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Banks may have colluded in Irish tracker scandal

  • 05/04/2017
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Banks may have colluded in Irish tracker scandal
The Irish Central Bank has contacted the Gardai, after admitting that it believes the country's banks may have colluded with each other in order to overcharge thousands of borrowers on tracker mortgages.

Reports suggest that as many as 22,000 borrowers have been affected by the scandal, either by being denied a tracker mortgage or being moved off them incorrectly, following the financial crisis.

Philip Lane, governor of the Central Bank, said there was a “systemic” issue, with 15 banks ordered to examine their back books.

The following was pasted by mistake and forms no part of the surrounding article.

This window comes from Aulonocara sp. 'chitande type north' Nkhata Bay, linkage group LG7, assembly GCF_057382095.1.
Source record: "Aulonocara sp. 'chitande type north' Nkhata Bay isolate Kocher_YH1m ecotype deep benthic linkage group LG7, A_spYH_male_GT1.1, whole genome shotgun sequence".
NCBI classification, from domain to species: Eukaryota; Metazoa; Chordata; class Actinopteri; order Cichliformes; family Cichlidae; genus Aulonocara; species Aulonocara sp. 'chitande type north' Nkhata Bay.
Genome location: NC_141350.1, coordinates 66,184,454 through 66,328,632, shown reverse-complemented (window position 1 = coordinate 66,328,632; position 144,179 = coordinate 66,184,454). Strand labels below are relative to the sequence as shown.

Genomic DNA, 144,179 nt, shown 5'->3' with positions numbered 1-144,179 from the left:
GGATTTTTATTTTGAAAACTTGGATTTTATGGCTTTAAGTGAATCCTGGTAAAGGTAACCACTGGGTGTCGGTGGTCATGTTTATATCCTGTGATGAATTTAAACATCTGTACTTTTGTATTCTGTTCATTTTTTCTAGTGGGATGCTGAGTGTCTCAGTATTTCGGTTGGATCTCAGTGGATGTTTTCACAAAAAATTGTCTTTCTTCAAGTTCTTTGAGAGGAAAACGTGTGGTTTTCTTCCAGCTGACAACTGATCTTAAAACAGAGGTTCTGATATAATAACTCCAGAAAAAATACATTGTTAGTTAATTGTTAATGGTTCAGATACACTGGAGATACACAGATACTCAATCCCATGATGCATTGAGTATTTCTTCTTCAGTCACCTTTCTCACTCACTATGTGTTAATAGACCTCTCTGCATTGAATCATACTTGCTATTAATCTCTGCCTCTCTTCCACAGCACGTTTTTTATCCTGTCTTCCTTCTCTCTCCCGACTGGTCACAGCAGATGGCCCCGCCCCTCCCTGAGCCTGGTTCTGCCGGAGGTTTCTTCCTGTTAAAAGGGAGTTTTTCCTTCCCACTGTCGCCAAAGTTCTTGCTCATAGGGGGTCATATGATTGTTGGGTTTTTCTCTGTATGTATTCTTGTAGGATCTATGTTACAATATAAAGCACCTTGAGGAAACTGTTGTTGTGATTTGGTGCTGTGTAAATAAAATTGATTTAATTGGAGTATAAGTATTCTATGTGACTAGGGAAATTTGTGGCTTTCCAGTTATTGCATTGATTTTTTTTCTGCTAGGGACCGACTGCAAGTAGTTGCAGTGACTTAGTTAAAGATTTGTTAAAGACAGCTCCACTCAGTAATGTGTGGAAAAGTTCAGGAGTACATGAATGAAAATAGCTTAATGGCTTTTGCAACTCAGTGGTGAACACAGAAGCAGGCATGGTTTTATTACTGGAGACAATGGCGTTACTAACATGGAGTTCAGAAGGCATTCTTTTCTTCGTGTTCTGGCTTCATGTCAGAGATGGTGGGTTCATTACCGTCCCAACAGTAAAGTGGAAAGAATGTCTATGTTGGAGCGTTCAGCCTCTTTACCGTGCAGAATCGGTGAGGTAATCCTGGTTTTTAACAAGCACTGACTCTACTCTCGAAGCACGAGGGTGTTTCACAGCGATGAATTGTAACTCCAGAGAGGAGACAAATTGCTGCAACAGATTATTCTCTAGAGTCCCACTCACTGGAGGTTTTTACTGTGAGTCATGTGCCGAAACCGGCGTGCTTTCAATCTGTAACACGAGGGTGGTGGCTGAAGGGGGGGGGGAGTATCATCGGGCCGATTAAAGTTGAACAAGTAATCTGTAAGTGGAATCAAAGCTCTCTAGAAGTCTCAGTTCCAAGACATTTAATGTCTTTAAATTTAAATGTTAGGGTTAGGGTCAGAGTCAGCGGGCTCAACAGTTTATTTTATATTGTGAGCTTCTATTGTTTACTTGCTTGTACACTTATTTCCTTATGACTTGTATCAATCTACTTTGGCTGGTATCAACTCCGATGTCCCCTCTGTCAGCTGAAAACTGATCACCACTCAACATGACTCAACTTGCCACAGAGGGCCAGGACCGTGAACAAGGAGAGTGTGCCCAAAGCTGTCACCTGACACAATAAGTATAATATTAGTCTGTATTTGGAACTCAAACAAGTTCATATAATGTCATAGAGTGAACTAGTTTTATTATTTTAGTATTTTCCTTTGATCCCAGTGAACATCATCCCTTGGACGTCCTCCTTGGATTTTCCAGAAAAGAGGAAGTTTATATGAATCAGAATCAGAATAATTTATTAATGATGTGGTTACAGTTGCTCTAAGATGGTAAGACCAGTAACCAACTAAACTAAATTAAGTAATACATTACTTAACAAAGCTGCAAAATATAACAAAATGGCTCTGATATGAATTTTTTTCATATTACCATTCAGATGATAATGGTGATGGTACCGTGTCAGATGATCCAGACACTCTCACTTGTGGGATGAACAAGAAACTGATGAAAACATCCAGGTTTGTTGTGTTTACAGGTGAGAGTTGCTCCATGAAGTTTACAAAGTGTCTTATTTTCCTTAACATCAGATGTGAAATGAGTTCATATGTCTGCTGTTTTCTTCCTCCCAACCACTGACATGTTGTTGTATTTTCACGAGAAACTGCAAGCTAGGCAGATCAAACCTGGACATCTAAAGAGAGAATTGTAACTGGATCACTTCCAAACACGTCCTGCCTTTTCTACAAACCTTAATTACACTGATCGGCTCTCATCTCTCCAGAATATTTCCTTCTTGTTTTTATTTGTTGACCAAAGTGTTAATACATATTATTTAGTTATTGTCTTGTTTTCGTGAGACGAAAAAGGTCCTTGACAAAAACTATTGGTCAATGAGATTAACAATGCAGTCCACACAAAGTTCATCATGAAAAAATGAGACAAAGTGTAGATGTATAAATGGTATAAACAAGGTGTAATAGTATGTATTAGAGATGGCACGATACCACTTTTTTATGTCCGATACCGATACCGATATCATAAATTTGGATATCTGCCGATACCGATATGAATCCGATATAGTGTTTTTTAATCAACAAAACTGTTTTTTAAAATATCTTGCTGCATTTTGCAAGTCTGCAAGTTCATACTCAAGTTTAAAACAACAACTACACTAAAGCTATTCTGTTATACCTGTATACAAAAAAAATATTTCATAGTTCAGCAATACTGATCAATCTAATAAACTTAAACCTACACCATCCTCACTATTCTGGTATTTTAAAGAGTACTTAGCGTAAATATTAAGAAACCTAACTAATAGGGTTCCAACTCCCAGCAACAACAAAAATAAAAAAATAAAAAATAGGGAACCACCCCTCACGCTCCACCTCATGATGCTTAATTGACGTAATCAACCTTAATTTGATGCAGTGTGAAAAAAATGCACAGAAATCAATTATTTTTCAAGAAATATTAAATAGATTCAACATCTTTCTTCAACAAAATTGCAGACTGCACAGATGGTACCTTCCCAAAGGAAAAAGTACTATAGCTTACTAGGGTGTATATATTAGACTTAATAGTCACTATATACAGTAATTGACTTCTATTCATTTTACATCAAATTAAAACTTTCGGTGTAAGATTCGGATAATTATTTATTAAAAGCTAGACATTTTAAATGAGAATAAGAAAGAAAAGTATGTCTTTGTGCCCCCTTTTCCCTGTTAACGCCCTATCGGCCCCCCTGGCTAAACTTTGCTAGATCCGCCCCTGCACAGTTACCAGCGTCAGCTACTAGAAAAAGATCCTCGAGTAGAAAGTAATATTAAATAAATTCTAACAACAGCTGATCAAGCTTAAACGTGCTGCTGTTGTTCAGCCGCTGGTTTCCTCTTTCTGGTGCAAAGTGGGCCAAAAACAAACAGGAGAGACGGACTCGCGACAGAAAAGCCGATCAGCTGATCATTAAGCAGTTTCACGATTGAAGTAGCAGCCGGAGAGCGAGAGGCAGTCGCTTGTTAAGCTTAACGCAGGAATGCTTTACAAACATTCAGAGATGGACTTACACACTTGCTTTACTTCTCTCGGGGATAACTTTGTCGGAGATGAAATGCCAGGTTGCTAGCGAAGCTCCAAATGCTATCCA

Lane said: “I’m not going to rule out, until these examinations are concluded, the hypothesis of collusion but there was an economic imperative here for many of these banks. Essentially, I think what was happening was that they were trying to, [during] a period of financial stress, save money by charging customers, where they could, a higher, more expensive rate.”

Banks have already started paying compensation to borrowers over the affair – according to the Central Bank, around €78m (about £67m) has been paid out in redress to 2,600 victims, with another 7,000 affected customer accounts identified.

One lender, Springboard, has been fined €4.5m (£3.85m) for its behaviour, on top of the €5.8m (£4.96m) it has already paid out in compensation.

Lane warned further fines may be on the way. He said: “We may also commence other investigations, as appropriate, into other lenders and persons concerned in the management of such entities where there is evidence of non-compliance with regulatory requirements.

“In this regard, enforcement activity will be influenced by the outcome of the reviews currently being conducted as part of the tracker examination.”

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